Sider Code Review Meetup #4 Report

On September 27th, Sider hosted our fourth Code Review Meetup at Open Network Space by Open Network Lab in Daikayanyama, Tokyo. More than 30 people attended and enjoyed sessions about code reviews presented by four speakers.

Koichi Ito (@koic) from Eiwa System Management, Inc., the first speaker of the night and a RuboCop committer, gave a talk titled For Whom the Quality Exists (slide:

In this Hemingway-like titled talk, Koichi shared his views on how to contribute to a project that involves various people with different background. He explained the importance of setting a mutual expectation on the quality of code. He also said the beauty of code review by human’s hand is about reviewing something that machines (like Sider) cannot handle and allowing people to pass their knowledge onto their teammates. So utilizing the Linter tools in your code reviews allow developers to inform the existing rules to new members at every onboarding phase while they judge where they should review manually or have tools do it for you.

The second speaker, Goro Fuji from Bit Journey, Inc., who also goes by as @gfx, talked about Explaining the history: as code

(slide: ), where he explained how Sider’s original tool Querly works in the process.

In addition to sharing the examples of Querly DSL and use cases of Kibela, Bit Journey’s product, he also explained the difference between the regular Linter tool and Querly. While Linter tools check on standard rules, Querly checks rules that are specific to a particular project and allows users to visualize the history of how the code was written and why. In his talk, gfx also requested Sider to share more use cases from other clients and basic rules. We are really grateful to hear this feedback and we should definitely add this to our to-do list!

Slide says “We want to know more use cases.”

Then, Takeru Yasumoto (@seteen) went on stage to talk about RSpecZ for Easy- to- Review Tests (slide: )

The code in RSpec generally tends to be long and hard to review. RSpecZ is a gem that extends RSpec that allows users to write shorter code. Shown as the picture below, when using the RSpecZ, the length of the code in RSpec becomes about a half. This visualization was very much convincing and seemed to have attracted the audience.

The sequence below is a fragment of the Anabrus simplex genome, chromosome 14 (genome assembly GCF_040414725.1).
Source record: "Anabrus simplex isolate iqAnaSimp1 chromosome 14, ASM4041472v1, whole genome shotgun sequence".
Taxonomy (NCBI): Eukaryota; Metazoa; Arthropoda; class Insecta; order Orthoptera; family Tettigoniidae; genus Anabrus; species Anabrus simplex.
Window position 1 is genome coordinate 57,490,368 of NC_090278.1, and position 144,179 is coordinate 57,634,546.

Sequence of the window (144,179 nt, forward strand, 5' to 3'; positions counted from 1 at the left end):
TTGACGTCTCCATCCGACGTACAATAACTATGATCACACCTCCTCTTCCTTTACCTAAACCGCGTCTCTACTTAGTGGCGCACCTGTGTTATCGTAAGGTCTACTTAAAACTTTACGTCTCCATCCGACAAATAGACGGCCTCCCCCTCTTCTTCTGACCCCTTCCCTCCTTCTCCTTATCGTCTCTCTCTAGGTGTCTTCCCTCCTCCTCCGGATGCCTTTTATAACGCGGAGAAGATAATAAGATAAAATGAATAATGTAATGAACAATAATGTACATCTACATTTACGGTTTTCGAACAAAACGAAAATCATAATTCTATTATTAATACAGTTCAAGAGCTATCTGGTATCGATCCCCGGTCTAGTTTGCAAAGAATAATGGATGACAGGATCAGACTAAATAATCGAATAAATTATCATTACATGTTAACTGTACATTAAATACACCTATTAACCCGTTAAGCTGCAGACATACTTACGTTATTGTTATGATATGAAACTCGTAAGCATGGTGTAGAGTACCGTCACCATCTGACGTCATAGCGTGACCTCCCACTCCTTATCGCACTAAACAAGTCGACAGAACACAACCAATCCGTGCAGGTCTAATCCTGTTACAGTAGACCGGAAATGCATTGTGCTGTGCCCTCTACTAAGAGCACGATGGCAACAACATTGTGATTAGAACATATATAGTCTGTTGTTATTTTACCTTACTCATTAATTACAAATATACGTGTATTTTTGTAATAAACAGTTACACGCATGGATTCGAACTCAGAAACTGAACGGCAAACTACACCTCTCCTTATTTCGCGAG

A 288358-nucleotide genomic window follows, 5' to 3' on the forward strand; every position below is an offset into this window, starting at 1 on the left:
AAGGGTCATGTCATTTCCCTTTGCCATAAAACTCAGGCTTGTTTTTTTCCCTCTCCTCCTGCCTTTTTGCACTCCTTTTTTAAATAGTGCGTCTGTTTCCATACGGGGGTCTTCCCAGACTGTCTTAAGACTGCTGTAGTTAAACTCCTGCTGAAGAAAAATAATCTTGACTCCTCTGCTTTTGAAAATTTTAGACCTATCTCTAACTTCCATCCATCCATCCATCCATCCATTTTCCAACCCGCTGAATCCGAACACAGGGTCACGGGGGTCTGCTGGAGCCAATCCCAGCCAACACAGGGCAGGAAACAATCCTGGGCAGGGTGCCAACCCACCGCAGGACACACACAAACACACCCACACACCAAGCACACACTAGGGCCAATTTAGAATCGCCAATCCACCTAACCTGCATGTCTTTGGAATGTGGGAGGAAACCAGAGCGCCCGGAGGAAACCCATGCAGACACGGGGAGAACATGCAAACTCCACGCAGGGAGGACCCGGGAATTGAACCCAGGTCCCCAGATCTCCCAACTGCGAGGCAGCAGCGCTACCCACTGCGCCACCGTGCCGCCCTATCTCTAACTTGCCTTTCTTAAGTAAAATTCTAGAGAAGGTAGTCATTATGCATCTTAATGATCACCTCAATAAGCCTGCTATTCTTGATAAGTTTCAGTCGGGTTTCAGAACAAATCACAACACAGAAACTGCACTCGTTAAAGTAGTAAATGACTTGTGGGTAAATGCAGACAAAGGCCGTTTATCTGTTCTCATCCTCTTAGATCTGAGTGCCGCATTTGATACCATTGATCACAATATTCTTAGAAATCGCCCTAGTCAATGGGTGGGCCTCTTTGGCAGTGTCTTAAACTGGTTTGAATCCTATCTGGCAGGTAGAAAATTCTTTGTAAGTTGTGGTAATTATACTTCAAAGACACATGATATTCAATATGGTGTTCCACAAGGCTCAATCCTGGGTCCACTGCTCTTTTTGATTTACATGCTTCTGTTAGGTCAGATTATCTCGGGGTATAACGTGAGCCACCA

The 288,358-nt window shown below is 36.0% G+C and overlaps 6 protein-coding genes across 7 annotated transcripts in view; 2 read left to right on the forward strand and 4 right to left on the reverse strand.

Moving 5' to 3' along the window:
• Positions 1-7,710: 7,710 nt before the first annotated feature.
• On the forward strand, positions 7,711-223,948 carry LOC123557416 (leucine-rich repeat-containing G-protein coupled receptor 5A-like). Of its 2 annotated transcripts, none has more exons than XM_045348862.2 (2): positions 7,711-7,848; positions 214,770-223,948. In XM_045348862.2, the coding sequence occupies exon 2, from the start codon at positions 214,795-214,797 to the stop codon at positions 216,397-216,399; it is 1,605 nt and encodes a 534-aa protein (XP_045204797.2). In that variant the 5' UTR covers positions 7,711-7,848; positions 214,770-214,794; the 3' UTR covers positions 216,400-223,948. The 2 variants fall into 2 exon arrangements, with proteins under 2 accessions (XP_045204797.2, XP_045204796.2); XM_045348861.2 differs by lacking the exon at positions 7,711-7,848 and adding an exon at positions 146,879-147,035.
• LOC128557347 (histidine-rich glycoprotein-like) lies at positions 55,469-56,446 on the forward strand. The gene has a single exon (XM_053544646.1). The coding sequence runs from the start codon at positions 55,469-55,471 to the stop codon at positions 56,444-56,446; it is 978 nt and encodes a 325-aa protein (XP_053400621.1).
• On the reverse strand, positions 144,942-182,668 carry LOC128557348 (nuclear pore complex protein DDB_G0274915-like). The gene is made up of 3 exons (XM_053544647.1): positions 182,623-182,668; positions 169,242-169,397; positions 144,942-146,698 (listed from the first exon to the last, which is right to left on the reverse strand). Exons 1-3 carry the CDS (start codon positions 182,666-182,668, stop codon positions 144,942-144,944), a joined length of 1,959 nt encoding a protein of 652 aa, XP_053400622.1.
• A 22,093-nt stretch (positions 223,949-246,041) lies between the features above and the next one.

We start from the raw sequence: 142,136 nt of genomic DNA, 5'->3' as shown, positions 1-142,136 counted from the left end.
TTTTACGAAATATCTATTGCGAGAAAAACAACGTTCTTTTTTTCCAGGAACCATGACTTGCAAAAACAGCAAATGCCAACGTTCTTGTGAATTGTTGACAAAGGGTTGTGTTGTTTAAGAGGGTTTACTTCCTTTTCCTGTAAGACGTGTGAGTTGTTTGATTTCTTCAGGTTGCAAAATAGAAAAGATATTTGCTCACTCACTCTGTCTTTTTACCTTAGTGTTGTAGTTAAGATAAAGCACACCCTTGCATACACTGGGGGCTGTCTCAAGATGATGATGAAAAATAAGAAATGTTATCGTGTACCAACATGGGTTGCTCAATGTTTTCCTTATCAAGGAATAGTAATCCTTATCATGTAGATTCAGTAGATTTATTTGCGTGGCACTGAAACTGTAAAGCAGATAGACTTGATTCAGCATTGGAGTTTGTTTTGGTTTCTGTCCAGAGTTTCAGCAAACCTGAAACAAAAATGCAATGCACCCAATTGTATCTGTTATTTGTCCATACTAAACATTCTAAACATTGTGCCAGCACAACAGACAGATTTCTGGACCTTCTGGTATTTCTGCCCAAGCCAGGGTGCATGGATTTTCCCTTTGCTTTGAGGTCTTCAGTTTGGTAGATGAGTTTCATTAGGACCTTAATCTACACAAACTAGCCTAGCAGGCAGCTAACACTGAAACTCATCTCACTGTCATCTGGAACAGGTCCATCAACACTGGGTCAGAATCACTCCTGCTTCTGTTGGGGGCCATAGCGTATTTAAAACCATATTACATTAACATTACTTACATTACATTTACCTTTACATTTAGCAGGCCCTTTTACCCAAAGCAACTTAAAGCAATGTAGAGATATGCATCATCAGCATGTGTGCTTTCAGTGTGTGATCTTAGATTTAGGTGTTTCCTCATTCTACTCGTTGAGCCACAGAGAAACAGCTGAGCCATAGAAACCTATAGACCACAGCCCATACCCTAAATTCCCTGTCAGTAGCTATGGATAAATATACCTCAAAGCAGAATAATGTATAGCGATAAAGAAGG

Kazuma Watanabe (@wata727),1 an engineer from Sider closed the night with his talk, For a smooth code review (slide: ).

While code reviews serve many purposes, Kazuma focused on problem prevention and sharing knowledge and explained how to do effective reviews to achieve each goal with Phinder, a tool Sider recently released.

Phinder allows users to detect patterns with code smells and remind users if the pattern matches one of the past problems or concerns. It also automatically creates a list of what to check on code reviews.

For sharing knowledge, he suggested writing the experience in YAML files, which resonate with talks by gfx.

After all the sessions are finished, attendees were surrounding the speakers with their questions around the catering table.

Although there are still few code review meetups out there in Tokyo, Sider will continue to build a community of code review as we believe a good code review is really vital for efficient coding or development.

If you are in Tokyo and interested in attending our next Code Review Meetup, please make sure to follow our Connpass or Doorkeeper to get the updates for upcoming events!


For more information about Sider, please go to our website.

Aki Asahara

CEO of Sider. Aki joined Fixstars in 2008 and served major clients such as the US Airforce, MIT, USC, Toyota, and Hitachi High-technologies. After his successful tenure, he was appointed CEO of US operations in 2012. He was appointed CEO of Sider in 2019. He holds a Ph.D. in Astrophysics from Kyoto University and is a Certified Scrum Master.

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